Naoto Takenaga turns in a solid performance as Jiro. It’s nice to see him not going OTT as he has done in a lot of the roles he’s been given. I thought given the amount of time that had passed since he played Jiro that he would have played him slightly different this time round but Takenaga slips easily back in character. It’s probably Hiroko Sato that stands out more than anybody in a difficult role as Ren who reveals her true intentions in the final third as she plans on killing her entire family and Jiro in a hidden cave system in the woods near Mount Fuji. Yep, Jiro has been suckered and manipulated by a woman just like before. Ren goes a little bit loopy near the climax with her weapon of choice – a taser gun which she goes around zapping her family and the viewer is shown a long drawn out sequence in which Ren imagines she’s naked in the caves and whipping herself to try and forget the pain she endured at the hands of her father who sexually abused her as a little girl and which has made her hate all men. Her psyche has been damaged by what she’s gone through. The rest of the cast aren’t used all that well which includes a female police officer who is tracking Jiro by his mobile phone and suspects that he’s involved with something but she’s not sure what. I hardly recognised legendary Japanese actor Joe Shishido who plays the most sleaziest character in the entire movie as Ren’s father.

If you enjoy watching movies that takes a look into the dark side of humanity and the underbelly of Tokyo that the majority of people won’t be familiar with then you will enjoy A Night In Nude: Salvation.

Sadako’s Rating: 3.5 stars out of 5

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Memories-of-Murder-dvd

1986 Gyunggi Province. The body of a young woman is found brutally raped and murdered. Two months later, a series of rapes and murders commences under similar circumstances. And in a country that had never known such crimes, the dark whispers about a serial murderer grow louder. A special task force is set up in the area, with two local detectives Park Doo-Man and Jo Young-Goo joined by a detective from Seoul who requested to be assigned to the case, Seo Tae-Yoon. Park personifies the policeman who goes with his instincts and his fists, bloodily challenging every small-time crook in the area to confess. In contrast, Seo pores over evidentiary documents related to the case and inevitably the clash of styles leads to tense rivalry. From the fact that not a single hair is ever found at the scene, Park takes off to search the area’s temples and public baths for men with pubic hair disease, while Seo finds a pattern in the evidence of women wearing red on a rainy day as the victim’s profile. On a rainy day, the detectives set up a trap in order to forestall another murder. The next day however, yet another woman is found murdered. The solution to the murders grows fainter and drives the detectives to ever greater despair.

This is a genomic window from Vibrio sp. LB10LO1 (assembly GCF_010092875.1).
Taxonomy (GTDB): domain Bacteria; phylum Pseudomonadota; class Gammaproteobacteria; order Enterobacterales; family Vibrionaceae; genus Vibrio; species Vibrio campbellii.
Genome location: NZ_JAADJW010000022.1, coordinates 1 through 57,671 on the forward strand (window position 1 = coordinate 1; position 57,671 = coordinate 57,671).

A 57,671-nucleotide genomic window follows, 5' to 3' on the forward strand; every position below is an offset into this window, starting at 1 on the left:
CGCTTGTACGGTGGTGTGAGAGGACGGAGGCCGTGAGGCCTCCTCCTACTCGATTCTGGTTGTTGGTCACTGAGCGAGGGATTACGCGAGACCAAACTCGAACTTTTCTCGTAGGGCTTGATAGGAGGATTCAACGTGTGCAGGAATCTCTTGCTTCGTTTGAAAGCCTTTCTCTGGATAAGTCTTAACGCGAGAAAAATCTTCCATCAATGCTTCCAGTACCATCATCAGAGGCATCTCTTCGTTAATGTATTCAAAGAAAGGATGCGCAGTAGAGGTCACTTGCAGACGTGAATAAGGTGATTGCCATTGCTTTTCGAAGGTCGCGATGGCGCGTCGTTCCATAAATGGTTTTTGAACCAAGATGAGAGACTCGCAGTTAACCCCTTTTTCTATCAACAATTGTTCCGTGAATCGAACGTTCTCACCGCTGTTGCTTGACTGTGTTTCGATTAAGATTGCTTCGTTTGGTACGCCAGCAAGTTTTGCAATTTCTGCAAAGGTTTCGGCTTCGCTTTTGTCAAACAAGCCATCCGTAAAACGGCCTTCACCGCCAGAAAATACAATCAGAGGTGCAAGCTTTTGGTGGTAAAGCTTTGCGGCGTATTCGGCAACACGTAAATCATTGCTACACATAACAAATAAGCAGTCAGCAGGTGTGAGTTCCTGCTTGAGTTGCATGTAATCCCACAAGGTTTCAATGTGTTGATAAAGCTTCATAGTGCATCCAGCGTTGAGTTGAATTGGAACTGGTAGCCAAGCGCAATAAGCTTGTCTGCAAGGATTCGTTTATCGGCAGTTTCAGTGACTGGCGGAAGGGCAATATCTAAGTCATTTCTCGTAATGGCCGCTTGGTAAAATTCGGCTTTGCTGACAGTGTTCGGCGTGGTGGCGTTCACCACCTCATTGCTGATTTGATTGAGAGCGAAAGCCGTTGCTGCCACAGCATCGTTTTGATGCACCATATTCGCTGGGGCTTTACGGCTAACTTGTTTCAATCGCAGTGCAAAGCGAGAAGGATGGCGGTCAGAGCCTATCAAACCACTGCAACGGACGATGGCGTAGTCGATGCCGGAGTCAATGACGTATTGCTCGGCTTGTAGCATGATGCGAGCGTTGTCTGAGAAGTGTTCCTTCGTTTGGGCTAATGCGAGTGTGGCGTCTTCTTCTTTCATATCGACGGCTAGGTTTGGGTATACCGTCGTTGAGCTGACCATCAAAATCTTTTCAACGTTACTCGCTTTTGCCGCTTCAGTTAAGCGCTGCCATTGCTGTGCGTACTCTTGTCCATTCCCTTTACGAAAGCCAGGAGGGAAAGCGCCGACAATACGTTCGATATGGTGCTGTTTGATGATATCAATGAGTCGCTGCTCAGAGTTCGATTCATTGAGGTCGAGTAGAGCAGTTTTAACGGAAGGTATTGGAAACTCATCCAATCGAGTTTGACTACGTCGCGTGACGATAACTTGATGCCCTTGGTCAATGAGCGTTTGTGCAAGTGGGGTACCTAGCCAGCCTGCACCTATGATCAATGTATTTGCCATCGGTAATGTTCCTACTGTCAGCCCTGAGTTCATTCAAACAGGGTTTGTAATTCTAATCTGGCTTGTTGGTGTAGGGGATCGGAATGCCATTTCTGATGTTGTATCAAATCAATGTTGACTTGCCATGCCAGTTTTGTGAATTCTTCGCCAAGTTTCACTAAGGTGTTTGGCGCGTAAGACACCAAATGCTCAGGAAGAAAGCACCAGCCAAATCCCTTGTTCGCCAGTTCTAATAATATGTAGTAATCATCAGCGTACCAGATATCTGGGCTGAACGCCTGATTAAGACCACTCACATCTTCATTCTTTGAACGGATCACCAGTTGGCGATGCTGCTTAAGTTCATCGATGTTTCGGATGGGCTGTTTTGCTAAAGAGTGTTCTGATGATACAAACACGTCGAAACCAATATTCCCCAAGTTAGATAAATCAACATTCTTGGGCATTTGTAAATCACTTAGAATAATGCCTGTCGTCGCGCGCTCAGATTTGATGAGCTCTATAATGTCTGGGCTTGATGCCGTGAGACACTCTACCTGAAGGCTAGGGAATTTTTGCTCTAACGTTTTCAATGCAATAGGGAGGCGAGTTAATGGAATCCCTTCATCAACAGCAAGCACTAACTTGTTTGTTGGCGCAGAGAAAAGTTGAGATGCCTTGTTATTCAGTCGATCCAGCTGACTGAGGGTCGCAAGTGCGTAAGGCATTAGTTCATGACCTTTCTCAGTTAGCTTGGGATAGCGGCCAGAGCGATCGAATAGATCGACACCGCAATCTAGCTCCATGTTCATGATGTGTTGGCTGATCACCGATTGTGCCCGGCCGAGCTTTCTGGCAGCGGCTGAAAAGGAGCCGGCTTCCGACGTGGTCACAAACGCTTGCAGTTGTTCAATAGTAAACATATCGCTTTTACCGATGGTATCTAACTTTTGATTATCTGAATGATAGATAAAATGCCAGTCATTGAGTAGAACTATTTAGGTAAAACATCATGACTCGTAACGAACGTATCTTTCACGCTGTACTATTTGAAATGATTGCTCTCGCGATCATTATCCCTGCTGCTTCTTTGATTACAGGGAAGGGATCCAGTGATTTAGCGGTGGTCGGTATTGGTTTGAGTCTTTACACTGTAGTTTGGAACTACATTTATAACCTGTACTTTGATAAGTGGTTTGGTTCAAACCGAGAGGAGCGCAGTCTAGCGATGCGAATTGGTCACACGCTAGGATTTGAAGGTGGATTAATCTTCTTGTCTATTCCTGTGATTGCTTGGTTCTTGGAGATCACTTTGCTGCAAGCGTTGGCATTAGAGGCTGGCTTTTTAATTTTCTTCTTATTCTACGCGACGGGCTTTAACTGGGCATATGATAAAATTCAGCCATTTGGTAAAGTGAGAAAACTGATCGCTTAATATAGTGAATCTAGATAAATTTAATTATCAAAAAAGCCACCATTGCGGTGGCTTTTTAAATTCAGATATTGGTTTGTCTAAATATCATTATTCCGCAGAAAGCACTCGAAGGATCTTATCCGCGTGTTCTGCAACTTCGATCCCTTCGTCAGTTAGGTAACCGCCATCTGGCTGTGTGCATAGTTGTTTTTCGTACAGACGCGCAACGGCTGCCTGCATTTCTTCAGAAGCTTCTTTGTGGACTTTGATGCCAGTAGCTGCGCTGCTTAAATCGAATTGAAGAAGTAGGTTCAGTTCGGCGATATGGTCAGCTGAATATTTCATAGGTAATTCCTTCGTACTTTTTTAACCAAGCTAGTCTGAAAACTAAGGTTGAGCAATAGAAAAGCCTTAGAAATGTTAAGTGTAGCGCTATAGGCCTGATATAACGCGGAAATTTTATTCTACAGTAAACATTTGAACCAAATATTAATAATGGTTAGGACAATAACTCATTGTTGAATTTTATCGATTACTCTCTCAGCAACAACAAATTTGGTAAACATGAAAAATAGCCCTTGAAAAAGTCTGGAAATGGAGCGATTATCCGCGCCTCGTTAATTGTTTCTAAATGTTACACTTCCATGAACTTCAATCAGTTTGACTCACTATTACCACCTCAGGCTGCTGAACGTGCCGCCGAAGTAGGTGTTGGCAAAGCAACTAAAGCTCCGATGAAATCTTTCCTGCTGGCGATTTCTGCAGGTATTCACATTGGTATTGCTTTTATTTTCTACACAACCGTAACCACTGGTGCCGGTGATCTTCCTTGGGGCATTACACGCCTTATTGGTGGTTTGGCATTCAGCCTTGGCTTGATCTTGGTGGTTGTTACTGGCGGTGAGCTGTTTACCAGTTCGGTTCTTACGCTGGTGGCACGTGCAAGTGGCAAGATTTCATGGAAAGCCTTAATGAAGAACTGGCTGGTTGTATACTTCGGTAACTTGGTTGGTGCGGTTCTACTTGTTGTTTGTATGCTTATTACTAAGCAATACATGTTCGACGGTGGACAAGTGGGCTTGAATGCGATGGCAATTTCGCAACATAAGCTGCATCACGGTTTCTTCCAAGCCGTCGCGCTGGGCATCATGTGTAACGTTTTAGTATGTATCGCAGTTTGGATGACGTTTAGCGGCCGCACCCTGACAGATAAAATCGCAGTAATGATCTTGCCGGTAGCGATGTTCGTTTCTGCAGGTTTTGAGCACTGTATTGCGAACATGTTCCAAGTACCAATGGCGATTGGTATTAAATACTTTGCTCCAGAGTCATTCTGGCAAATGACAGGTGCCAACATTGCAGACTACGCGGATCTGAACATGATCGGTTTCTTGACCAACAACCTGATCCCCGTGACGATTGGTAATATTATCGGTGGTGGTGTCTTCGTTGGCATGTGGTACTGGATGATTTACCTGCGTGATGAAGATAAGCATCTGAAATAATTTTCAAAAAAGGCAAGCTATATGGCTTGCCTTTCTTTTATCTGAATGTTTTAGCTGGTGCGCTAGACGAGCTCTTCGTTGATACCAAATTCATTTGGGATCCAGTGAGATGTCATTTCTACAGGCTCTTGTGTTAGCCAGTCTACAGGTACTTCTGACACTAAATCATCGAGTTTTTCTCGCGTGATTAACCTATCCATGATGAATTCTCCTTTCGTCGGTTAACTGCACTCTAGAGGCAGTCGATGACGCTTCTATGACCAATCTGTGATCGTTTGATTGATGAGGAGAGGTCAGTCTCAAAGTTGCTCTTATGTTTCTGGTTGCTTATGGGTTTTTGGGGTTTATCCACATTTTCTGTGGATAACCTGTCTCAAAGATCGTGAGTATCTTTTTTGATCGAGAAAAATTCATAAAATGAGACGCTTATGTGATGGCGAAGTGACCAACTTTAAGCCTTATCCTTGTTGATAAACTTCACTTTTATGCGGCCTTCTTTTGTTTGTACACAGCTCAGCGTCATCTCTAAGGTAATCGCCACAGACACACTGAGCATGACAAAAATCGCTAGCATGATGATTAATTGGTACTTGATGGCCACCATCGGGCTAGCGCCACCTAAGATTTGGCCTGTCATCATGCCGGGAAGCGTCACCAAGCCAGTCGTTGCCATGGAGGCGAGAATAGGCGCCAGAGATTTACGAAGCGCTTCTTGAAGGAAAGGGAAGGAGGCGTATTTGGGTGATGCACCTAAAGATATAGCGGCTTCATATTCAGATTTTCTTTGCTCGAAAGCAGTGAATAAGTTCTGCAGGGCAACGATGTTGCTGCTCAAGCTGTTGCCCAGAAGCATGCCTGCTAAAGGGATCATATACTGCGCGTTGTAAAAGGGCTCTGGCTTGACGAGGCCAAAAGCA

I will go on record here to say this is probably the finest Korean movie I’ve ever seen. It’s a masterpiece. Powerful, gutwrenching, even humorous at times with a taut script, this movie about South Korea’s first ever serial killer is one that nobody will ever forget after watching it. It’s also based on a true story in which 3000 suspects were questioned and 1.8 million cops were involved according to the prologue. Despite the police’s best efforts, the killer was never found and is still at large in South Korea. It seemed the killer was calculated, meticulous and always one step ahead of the police in everything he did. The story begins in 1986 with the discovery of a woman’s body with her hands tied in a drainage culvert, this sets off a chain of events in which more victims turn up. Each victim has been strangled by their own stockings. The two local detectives on the case including their chief are clearly seen to be completely out of their depth. They also don’t seem to have a clue as to how to keep a crime scene clean until the forensic team arrive with kids and even tractors trampling over vital evidence. Enter Detective Seo Tae-Yun from Seoul who provides a different approach to the case. Instead of using brutality to coerce a confession out of suspects, he uses a more rational way of trying to find the killer. It’s inevitable that he and the local detectives clash. But even with Seo Tae-Yun on board with some clues being found, it becomes apparent that the police force is becoming desperate to nail this sadistic killer. Pinning their hopes on a man with smooth hands after a confession from a female victim who wasn’t killed and the fact that he sent a request for a song ‘Sad Letter’ to be played on the radio on every night a woman is killed, the 3 detectives begin to investigate him. With some evidence sent to the US for verification because South Korea didn’t have DNA testing at the time, they hope that it will prove without a shadow of a doubt that this is their man.